Before any of the Pussycats can so much as blink twice in protest, they’re thrust into the limelight by Wyatt and co. — a hyper-literal definition of an overnight success. If their rising to the top seems quick, it's because it is. Asks Josie: “Does anyone else think it’s a little strange that all this has happened in a week?” We do, and the kicker of the movie is that things actually are too good to be true. Turns out the MegaRecords label is not after great music but great business (lol): For years, every one of their successful music acts has seen victory through simply because the label has embedded subliminal messages in the tunes to essentially hypnotize listeners into buying their products. Obsessively catering to trends and fads, MegaRecords has at this point been able to craft a craze a week. Josie and the Pussycats is just the next one.
Coming together is a layered and frenetic satire conspicuously designed to make us ruminate on which trends we ourselves have fallen victim to, how our own media consumption can skew destructive. What the film does better, though, is poke fun at how individuality goes commodified by the entertainment industry; one will quickly think of all the Madonna wannabes who peppered the mid-1980s or the flannel-wearing wallflowers who tried their best to emulate Kurt Cobain and all his comrades in the early ‘90s, spending what was necessary to get their imitations just right. The way Wyatt and his main associate, Fiona (Parker Posey, foam-mouthed), so feverishly work to manipulate the masses, as well as the parodic use of product placement as part of the scenery, makes us contemplate just how much of our own consumption stems from subtle deception and manipulation.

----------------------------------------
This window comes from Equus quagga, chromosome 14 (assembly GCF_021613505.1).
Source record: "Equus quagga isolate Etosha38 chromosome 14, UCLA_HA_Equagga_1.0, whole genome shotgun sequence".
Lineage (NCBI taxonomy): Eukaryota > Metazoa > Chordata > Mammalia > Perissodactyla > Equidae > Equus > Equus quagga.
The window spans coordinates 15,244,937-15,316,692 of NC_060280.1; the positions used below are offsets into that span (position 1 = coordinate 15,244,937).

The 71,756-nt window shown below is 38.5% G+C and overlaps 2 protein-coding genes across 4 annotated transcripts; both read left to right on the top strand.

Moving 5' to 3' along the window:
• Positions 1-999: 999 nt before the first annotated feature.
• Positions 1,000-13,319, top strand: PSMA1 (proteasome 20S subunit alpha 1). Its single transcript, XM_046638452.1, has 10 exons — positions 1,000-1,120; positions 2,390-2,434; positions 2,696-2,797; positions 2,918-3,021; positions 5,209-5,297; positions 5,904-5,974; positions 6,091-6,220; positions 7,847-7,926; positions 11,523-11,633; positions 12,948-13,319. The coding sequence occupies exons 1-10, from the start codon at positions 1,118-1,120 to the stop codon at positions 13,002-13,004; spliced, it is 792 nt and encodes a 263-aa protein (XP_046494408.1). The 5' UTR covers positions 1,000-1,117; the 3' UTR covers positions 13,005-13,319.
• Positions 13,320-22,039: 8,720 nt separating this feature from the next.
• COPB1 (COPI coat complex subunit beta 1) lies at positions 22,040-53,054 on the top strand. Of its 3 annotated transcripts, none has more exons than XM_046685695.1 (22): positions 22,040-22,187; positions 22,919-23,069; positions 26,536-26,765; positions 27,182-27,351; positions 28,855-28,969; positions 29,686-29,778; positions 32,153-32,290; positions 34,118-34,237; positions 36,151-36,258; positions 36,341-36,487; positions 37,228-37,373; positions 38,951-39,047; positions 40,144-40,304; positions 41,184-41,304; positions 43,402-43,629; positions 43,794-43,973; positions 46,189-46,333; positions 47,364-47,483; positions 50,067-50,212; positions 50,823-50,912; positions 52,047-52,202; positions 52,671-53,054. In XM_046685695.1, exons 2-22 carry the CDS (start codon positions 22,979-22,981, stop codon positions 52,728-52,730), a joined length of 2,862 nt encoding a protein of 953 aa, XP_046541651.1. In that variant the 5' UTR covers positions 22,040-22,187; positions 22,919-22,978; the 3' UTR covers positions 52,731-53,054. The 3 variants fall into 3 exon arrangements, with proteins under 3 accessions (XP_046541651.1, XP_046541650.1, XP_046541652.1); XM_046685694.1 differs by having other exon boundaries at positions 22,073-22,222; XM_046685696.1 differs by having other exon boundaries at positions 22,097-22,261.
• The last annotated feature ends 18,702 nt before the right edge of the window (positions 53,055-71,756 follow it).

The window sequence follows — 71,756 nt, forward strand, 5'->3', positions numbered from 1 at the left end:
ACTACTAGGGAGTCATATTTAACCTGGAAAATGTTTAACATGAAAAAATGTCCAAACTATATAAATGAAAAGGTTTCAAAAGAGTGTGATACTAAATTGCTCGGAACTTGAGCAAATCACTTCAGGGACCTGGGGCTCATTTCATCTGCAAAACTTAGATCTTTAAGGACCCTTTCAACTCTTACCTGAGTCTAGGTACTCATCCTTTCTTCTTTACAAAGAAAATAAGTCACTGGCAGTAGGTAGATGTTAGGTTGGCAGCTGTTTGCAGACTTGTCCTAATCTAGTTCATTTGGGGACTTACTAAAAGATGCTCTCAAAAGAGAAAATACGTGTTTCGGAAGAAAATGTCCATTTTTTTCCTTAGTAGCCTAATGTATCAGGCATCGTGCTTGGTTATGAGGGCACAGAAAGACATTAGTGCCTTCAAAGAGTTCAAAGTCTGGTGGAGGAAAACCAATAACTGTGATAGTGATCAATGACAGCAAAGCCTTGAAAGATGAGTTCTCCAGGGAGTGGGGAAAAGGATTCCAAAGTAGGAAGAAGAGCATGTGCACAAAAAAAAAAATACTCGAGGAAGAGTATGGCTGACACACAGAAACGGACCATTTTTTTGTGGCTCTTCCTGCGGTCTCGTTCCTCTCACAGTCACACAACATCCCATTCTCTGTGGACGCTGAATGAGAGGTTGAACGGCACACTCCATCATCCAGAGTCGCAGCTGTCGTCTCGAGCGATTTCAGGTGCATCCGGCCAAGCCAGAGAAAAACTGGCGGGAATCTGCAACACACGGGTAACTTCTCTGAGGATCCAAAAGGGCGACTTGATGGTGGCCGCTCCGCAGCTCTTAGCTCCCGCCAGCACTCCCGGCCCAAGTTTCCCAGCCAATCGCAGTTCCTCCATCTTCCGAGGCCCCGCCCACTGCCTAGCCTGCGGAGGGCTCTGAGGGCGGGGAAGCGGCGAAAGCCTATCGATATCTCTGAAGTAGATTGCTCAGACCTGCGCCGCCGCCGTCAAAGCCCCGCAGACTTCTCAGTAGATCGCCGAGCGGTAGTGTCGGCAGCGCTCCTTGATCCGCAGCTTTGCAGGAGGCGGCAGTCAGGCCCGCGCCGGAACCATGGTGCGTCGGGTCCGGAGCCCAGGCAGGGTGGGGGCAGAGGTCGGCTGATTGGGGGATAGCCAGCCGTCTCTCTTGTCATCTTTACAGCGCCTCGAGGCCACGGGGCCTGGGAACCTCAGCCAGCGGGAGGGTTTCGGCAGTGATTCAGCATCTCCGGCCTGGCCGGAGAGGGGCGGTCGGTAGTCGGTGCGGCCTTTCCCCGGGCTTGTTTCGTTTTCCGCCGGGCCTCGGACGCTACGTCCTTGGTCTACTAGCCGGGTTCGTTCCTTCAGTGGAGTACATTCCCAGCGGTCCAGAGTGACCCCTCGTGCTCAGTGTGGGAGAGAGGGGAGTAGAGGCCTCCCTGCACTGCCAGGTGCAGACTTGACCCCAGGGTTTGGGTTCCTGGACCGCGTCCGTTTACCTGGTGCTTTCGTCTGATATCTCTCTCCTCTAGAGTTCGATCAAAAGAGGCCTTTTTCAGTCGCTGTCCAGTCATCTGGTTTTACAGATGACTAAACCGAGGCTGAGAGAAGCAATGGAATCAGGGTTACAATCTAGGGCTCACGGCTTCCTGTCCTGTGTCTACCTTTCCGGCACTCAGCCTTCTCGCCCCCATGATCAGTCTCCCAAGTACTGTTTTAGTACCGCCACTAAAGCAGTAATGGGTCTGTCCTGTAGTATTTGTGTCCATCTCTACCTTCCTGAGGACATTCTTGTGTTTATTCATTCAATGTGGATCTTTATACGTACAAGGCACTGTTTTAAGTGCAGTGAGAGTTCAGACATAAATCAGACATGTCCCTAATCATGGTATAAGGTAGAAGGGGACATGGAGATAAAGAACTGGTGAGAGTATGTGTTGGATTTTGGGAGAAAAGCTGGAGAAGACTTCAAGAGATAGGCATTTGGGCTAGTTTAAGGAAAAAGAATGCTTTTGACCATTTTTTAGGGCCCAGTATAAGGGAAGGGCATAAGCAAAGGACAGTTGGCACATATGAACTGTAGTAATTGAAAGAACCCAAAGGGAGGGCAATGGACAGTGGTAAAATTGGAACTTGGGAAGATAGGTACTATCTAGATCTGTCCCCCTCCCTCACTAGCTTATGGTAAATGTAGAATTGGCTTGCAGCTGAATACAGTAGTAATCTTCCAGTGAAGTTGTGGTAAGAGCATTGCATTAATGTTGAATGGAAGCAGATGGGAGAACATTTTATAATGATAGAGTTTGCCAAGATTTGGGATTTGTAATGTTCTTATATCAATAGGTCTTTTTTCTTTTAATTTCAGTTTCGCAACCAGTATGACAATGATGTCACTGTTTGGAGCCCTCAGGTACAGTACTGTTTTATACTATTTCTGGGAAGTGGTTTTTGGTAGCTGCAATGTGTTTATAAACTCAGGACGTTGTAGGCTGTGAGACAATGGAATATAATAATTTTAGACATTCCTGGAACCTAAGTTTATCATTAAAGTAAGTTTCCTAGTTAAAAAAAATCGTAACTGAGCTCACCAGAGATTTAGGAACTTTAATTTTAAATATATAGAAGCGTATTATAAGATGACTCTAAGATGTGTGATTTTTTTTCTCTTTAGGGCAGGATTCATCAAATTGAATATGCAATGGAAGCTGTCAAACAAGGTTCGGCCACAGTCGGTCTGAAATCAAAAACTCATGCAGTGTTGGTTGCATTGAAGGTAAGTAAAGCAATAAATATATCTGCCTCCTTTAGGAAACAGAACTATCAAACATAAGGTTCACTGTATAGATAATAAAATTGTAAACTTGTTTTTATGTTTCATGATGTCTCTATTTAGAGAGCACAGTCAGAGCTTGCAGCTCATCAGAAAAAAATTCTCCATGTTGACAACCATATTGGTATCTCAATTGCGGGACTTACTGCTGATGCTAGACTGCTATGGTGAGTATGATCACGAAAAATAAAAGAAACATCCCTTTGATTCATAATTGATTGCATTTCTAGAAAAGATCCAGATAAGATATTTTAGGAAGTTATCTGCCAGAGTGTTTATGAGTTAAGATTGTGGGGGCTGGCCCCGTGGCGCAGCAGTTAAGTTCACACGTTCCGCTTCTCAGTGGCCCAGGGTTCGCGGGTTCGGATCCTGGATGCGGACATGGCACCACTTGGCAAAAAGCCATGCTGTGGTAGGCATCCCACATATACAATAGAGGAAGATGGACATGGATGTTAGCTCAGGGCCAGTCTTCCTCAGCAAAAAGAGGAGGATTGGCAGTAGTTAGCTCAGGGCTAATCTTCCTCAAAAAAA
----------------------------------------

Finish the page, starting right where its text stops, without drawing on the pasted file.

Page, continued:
The film is loud and obvious in its satire, which understandably has not sat well with a number of critics. Are you that much better than the thing you're criticizing if so much of that "criticism" feels like a pure recapitulation? But I find all its energy invigorating. The film does also stoop to teen movie formulae, with largely underexamined Girl Power becoming a big takeaway and a contrived romantic possibility becoming a reality. But Josie and the Pussycats is so weird and funny and frequently smart that I’m wont to call it masterful even more than I’d call it underrated. The music isn’t too bad, either. B+